MRA accused of steamrolling sand mining approval
Coastal communities from the Sumkor district of Madang province are crying foul over plans by overseas company Niugini Sands, to mine sand on their customary land. They say the Mineral Resource Authority is fast-tracking government approval and steamrolling over their rights at the same time.
It is a familiar tale, a large-scale natural resource extraction project being imposed on local communities with no regard for their Constitutional and human rights. Meanwhile government agencies devote themselves to servicing the demands of foreign companies rather than upholding the rights and interests of our own citizens.
Today’s PNGi investigation into the Singapore based company behind this planned sand mine, reveals that one of the key investors in the project has been courting some colourful political figures from Madang. Our investigation reveals that this investor also uses a PNG agent with a questionable financial history. All of which only adds further weight to legitimate questions about why the sand mine application is being fast-tracked? Why proper process is not being followed? And, why community voices are being ignored?
According to company maps, Niugini Sands’ proposed mining could cover as much as 38 square kilometres of coastline and impact more than 20 village communities.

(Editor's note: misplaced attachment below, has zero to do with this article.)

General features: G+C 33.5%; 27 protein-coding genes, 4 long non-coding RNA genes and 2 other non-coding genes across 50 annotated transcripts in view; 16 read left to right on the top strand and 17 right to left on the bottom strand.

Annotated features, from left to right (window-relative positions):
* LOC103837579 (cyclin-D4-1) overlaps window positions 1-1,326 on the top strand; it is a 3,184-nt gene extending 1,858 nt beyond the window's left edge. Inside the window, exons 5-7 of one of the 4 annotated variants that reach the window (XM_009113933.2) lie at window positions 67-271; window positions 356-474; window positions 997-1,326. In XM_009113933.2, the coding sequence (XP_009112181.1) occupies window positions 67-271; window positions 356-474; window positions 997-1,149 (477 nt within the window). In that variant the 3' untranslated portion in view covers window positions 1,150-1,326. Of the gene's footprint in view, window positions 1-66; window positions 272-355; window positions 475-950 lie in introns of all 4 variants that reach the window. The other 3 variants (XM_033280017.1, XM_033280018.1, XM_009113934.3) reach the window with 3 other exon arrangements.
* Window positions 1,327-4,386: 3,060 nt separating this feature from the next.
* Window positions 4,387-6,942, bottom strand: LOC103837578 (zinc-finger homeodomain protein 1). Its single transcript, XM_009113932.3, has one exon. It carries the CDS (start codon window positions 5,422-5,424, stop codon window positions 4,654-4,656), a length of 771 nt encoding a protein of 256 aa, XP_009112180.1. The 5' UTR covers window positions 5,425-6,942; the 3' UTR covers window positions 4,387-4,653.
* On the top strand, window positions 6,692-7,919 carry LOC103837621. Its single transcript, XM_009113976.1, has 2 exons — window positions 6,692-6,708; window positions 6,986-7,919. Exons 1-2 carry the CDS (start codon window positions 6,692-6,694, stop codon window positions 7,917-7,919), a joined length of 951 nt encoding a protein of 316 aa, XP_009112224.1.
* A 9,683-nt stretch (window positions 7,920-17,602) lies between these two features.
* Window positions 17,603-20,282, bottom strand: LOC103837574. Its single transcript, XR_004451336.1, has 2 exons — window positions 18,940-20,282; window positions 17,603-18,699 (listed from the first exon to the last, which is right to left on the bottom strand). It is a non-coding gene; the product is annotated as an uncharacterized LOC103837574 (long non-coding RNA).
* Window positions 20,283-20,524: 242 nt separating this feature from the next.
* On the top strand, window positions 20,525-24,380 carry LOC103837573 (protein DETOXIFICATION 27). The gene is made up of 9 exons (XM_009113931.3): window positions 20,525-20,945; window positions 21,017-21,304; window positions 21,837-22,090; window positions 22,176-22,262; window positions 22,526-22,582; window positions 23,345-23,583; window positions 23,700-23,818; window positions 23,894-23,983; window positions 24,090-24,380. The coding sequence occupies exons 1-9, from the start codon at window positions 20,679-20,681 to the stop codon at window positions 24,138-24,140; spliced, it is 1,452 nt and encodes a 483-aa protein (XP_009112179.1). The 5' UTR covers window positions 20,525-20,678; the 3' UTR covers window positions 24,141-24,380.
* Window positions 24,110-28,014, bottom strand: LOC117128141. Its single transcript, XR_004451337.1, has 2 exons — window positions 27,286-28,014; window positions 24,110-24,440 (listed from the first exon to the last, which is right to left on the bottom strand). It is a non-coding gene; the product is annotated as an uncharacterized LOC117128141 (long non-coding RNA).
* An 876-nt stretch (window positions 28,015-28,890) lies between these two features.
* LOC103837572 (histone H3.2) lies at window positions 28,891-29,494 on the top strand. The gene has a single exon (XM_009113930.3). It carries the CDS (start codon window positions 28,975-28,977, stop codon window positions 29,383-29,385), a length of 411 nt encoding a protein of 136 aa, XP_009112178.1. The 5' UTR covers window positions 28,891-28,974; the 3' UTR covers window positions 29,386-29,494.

The people living along the coast say their rights to be properly informed about the proposals have been steamrolled by the Mineral Resource Authority (MRA) and their strong environmental, economic and social concerns are not being heard.
Communities have written to the MRA expressing their dissatisfaction and frustration at the handling of the exploration licence application process. The process, they say, has denied them a voice despite the threat the mining posses to their marine environment, livelihoods and communities.
The say that the MRA and Niugini Sands have failed to do any awareness work with the impacted communities. Instead, it is alleged, MRA and Niugini Sands have been doing private deals with one or two ward councillors and the President of the Sumilbar LLG.
Although two mine wardens hearings were held on 23rd September, communities claim they were only given five-days notice about the meetings. With no information about the application given in advance, they could not express a proper opinion.
Communities also say the MRA deadline for receipt of objections to the exploration licence which was set as 9th September was completely unreasonable. Communities argue their Ward members only received notification of the deadline via a letter from the MRA which was itself dated 1st September. They also claim it was wrong the deadline for objections was two-weeks BEFORE the Warden’s hearing, which left them with no avenue to voice their concerns.
Communities also claim the Madang Provincial Administration has been completely left out of the application process and only learned of the mining proposal and the Warden’s hearings when they were contacted by the communities themselves.